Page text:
Outlining your evacuation process educates you, your staff, and your parents exactly how it will be done in the event of an emergency. Whether there’s a fire, gas leak, water leak, or other internal emergency that requires safe and expeditious exit from the facility, it’s important to have a detailed evacuation process that’s known and practiced so everyone is prepared for the unexpected.
Your evacuation plan should have:
- Regular evacuation routes and 2-3 alternative routes for each classroom and office in the building.
- A map detailing all of the fire exits and where alternative exits are located.
- Fire extinguisher locations.
- Fire pull emergency alarms
- Details about fire suppression supplies (sprinklers, smoke detectors, et cetera).
- Procedures for releasing children to parents once the evacuation has finished and all children have been accounted for.
For more information on how an evacuation process should be written, visit GSA.gov for a sample.
A shelter-in-place emergency could happen during a tornado or an intruder threat. Outline the procedure that all classrooms will follow in order to keep the children safe.
A general shelter-in-place procedure plan include:
- Emergency supplies teachers use for the event (red and green cards to show if they are ok or not ok, emergency kit, water bottles, et cetera)
- A designated place in each of the classrooms where teachers and children will hide away. This will usually be a closed off bathroom or in a far end of the classroom where windows do not point toward.
- How teachers will address the needs of students on medications while the shelter-in-place is commencing.
- How the needs of infants and toddlers will be addressed since they regularly need diapers and pull up change regularly and/or need more nourishment more so than older kids who can go longer without eating.
For more information on what you can include in the shelter-in-place portion of your emergency plan, visit here.
Send Copies of the Emergency Booklet Home to Parents
When you send copies of the emergency booklet home to all the parents, be sure NOT to include the student, parent/guardian, and medical information as this would be a breach of confidentiality. Cut this part out.
Include the local emergency contacts, evacuation process, and shelter-in-place procedure, so parents know how your daycare will be handling any type of emergency.
Get ready for any emergency situation today and finalize your emergency plan booklet. It’s vital for the safety of you, your staff, and the children that you serve at your facility. You will also be giving the parents peace of mind that your daycare facility is prepared for anything should an emergency happen while their child(ren) is/are in your care.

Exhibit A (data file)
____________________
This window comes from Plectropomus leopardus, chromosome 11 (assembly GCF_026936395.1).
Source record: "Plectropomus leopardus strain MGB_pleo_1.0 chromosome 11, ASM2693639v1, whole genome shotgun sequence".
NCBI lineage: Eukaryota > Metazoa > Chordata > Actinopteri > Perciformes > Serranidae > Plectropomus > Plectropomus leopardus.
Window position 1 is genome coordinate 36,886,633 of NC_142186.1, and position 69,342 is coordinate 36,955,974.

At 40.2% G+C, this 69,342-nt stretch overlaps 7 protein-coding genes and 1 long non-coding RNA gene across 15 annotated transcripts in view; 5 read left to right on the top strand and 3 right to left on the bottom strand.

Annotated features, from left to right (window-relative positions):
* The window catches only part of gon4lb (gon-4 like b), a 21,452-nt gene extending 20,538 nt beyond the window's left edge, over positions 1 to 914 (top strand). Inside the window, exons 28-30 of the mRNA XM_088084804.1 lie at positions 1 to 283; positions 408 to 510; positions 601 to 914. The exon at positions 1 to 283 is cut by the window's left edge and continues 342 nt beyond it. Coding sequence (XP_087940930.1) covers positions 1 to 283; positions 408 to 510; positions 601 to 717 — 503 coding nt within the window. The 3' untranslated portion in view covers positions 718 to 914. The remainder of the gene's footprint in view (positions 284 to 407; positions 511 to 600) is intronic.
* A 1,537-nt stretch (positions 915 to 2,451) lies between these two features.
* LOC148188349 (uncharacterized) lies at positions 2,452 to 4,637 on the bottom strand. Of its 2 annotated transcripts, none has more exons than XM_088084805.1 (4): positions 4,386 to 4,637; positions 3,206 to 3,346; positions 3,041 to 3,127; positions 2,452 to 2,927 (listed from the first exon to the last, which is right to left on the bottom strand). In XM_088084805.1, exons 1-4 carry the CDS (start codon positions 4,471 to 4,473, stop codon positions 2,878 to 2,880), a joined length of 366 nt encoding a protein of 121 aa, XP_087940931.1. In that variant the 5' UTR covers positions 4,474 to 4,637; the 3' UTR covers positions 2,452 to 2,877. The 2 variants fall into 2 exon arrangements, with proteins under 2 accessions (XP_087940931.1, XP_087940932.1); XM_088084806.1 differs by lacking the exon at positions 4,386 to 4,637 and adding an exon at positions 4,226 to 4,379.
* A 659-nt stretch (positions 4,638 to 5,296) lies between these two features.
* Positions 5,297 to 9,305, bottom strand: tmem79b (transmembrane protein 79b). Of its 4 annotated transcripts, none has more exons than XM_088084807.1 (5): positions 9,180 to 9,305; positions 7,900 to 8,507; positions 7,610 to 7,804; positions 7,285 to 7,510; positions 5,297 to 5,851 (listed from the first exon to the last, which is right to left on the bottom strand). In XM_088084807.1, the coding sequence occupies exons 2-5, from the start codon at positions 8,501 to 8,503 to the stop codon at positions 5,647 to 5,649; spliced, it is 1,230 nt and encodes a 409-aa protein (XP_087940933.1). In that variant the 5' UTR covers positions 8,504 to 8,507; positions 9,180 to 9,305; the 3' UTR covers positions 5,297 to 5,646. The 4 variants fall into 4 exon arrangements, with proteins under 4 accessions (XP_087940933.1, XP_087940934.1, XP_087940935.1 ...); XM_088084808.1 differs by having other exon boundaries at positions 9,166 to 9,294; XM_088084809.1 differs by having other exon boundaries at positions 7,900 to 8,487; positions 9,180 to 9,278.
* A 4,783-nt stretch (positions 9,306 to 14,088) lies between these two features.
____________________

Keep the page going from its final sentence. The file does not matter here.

- Should I have an exact shelter-in-place plan for each type of natural disaster or possible emergency?
The shelter-in-place plan can be the same for every type of natural disaster such as a hurricane or a tornado. Maybe provide a few sentences at the end of the shelter-in-place section of your daycare emergency plan that outlines more details about how teachers and staff will keep children safe if there is an armed intruder in the building.
- Should I update my emergency plan?
Yes, update your emergency plan if:
- New students attend your facility. Include their information, parent information, and medical information into the daycare’s emergency booklet copy.
- You think of something else that should be included in your daycare’s emergency plan that’s pertinent to your area’s possible weather forecast or crime rate.
Please note: This blog post is for educational purposes only and does not constitute legal advice. Please consult a legal expert to address your specific needs.
After you have your Emergency plan ready, checkout our startup course and documents to move to the next step.
Meet Shawn Chun: Entrepreneur and Childcare Business Fan.
I’m a happy individual who happens to be an entrepreneur. I have owned several types of businesses in my life from a coffee shop to an import and export business to an online review business plus a few more and now I create online daycare business resources for those interested in starting new ventures. It’s demanding work but I love it. I do it for those passionate about their business and their goals. That’s why when I meet a childcare business owner, I see myself. I know how hard the struggle is to retain clients, find good employees and keep the business growing all while trying to stay competitive.
That’s why I created Daycare Business Boss: I want to help childcare business owners like you build a thriving business that brings you endless joy and supports your ideal lifestyle.